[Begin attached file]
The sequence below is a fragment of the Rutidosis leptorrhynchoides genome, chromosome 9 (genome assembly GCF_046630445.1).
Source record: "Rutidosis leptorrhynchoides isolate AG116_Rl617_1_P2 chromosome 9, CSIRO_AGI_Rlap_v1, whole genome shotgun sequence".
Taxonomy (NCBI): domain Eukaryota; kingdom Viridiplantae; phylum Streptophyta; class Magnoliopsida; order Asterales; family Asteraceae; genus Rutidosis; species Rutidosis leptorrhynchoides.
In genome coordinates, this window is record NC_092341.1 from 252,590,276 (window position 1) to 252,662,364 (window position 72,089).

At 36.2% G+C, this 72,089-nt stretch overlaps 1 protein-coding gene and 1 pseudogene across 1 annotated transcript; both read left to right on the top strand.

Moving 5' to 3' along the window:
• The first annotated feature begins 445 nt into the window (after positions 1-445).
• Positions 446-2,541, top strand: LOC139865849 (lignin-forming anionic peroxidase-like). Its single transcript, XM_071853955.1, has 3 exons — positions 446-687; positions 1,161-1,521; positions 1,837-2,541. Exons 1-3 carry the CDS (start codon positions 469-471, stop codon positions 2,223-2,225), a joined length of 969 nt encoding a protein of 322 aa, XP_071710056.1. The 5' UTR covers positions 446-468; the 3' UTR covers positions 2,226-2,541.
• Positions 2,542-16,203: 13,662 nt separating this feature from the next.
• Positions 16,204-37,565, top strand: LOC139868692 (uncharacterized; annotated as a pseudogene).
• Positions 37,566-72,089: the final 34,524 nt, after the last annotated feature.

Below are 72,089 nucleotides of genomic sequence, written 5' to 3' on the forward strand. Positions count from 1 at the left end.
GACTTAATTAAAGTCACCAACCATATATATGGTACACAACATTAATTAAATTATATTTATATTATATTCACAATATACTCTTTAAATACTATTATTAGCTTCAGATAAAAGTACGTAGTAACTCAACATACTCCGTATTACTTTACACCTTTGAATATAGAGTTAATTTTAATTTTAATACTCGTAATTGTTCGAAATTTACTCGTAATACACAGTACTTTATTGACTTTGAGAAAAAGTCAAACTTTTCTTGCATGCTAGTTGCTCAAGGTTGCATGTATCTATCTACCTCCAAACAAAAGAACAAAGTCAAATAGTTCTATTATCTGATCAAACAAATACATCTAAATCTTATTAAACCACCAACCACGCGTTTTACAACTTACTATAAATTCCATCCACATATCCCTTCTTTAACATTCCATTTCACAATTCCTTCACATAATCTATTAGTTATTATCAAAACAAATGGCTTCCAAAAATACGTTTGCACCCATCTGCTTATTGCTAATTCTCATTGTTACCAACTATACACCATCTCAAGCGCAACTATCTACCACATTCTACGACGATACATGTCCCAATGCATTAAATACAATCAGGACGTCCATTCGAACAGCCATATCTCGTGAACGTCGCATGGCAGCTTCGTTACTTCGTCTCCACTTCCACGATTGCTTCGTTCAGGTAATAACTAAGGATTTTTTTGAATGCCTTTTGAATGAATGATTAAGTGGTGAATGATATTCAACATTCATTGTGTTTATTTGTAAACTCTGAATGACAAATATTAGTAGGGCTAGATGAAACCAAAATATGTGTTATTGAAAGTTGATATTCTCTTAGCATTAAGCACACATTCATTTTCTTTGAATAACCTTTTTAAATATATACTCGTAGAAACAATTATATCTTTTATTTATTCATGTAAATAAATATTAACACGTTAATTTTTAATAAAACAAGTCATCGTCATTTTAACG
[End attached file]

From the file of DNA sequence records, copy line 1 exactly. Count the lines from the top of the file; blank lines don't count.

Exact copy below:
The sequence below is a fragment of the Rutidosis leptorrhynchoides genome, chromosome 9 (genome assembly GCF_046630445.1).